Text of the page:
The prospect of creating one set of accounting standards used across global
markets moved a step closer this week, but concerns were raised over the speed
at which convergence could be achieved.
A work programme has been agreed between the International Accounting
Standards Board and its US counterpart that could remove the costly
reconciliation requirements for international companies that file accounts in
the US, by as early as 2008.
The date would be a major landmark along the road towards making
international and US accounting standards virtually identical by 2011.
Sir David Tweedie told Accountancy Age that, while the programme would be a
challenge, it would not be as difficult as the 2005 project to establish a
stable platform, which he admitted had been ‘rushed through’.
Both the Securities and Exchange Commission and the European Commission
support the programme, which will see the IASB tackle six short-term projects
and 11 larger projects. Internal market commissioner Charlie McCreevy welcomed
the move, but insisted that it be ‘reviewed regularly and that companies,
auditors and market participants be given every opportunity to contribute’.
But some were concerned that such a major project should be undertaken so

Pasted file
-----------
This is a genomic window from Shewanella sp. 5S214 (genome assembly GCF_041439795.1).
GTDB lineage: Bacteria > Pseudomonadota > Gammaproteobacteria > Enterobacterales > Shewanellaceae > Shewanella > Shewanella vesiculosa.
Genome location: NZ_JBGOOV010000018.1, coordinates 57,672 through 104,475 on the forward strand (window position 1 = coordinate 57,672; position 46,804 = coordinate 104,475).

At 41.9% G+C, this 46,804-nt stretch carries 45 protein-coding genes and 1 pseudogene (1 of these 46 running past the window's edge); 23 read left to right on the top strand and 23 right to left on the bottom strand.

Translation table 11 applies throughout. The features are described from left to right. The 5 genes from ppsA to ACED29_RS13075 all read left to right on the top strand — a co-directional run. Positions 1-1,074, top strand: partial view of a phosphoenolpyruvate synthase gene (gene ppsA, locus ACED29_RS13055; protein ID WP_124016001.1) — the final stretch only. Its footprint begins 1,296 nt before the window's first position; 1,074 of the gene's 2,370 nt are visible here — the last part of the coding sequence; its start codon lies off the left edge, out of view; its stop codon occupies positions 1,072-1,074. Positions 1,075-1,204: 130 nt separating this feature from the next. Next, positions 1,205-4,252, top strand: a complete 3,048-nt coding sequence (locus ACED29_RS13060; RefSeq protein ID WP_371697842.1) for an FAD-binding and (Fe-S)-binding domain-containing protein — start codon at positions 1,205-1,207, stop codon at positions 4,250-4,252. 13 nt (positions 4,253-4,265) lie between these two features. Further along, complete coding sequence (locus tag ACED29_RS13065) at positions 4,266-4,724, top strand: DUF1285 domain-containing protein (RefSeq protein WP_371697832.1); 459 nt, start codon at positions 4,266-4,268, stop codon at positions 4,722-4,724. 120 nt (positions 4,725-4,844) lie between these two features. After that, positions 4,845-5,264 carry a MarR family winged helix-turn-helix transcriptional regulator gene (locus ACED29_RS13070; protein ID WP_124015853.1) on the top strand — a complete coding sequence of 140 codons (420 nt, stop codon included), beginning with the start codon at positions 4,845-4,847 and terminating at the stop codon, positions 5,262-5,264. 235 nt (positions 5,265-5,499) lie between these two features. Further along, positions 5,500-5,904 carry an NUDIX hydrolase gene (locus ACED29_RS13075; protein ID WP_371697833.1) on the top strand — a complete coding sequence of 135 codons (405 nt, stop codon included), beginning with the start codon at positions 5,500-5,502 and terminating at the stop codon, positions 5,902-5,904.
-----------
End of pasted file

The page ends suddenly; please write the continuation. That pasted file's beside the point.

soon after the introduction of IFRS.
David Lindsell, global IFRS director at Ernst & Young, said that, while
it would be beneficial to US-listed companies, ‘the vast majority would rather
see a period of bedding down before another big change’.
Nigel Sleigh-Johnson, head of financial reporting at the ICAEW, also urged a
note of caution, arguing that the SEC’s tendency to introduce rules could see
them imported into Europe by default, damaging the principles-based nature of
current UK practice.
Does Darwin's theory apply to taxation? Colin ponders...
Colin comments on the effect of Brexit on the influx of partners at KPMG
Colin provides insight into the Tesco and Unilever scandal over Marmite
The Cogital Group recently acquired Baldwins along with Blick Rothenberg, the former BPO division of Visma